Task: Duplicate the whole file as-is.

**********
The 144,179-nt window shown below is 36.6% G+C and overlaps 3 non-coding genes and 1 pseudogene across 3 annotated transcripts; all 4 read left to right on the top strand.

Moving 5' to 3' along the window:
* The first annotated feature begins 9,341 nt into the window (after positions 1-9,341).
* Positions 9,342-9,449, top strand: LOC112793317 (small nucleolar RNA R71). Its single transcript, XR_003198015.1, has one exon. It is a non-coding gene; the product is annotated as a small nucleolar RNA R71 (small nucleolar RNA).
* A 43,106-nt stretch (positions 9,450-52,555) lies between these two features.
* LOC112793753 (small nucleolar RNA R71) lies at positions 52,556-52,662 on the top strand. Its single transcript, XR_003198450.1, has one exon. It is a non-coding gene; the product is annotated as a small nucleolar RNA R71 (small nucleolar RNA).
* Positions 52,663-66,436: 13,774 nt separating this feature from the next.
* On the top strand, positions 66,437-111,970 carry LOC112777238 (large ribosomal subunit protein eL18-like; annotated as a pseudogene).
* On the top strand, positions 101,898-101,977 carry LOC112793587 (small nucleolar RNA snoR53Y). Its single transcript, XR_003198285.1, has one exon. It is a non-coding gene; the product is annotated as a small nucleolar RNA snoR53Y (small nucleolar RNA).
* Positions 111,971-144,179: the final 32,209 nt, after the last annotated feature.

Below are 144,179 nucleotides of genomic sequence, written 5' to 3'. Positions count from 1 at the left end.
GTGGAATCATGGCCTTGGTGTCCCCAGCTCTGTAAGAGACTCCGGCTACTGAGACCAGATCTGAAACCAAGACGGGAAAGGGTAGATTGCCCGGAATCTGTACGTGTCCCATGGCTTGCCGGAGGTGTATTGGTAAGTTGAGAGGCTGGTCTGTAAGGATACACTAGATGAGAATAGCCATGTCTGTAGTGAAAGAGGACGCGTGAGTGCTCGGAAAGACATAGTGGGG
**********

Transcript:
The 144,179-nt window shown below is 36.6% G+C and overlaps 3 non-coding genes and 1 pseudogene across 3 annotated transcripts; all 4 read left to right on the top strand.

Moving 5' to 3' along the window:
* The first annotated feature begins 9,341 nt into the window (after positions 1-9,341).
* Positions 9,342-9,449, top strand: LOC112793317 (small nucleolar RNA R71). Its single transcript, XR_003198015.1, has one exon. It is a non-coding gene; the product is annotated as a small nucleolar RNA R71 (small nucleolar RNA).
* A 43,106-nt stretch (positions 9,450-52,555) lies between these two features.
* LOC112793753 (small nucleolar RNA R71) lies at positions 52,556-52,662 on the top strand. Its single transcript, XR_003198450.1, has one exon. It is a non-coding gene; the product is annotated as a small nucleolar RNA R71 (small nucleolar RNA).
* Positions 52,663-66,436: 13,774 nt separating this feature from the next.
* On the top strand, positions 66,437-111,970 carry LOC112777238 (large ribosomal subunit protein eL18-like; annotated as a pseudogene).
* On the top strand, positions 101,898-101,977 carry LOC112793587 (small nucleolar RNA snoR53Y). Its single transcript, XR_003198285.1, has one exon. It is a non-coding gene; the product is annotated as a small nucleolar RNA snoR53Y (small nucleolar RNA).
* Positions 111,971-144,179: the final 32,209 nt, after the last annotated feature.

Below are 144,179 nucleotides of genomic sequence, written 5' to 3'. Positions count from 1 at the left end.
GTGGAATCATGGCCTTGGTGTCCCCAGCTCTGTAAGAGACTCCGGCTACTGAGACCAGATCTGAAACCAAGACGGGAAAGGGTAGATTGCCCGGAATCTGTACGTGTCCCATGGCTTGCCGGAGGTGTATTGGTAAGTTGAGAGGCTGGTCTGTAAGGATACACTAGATGAGAATAGCCATGTCTGTAGTGAAAGAGGACGCGTGAGTGCTCGGAAAGACATAGTGGGG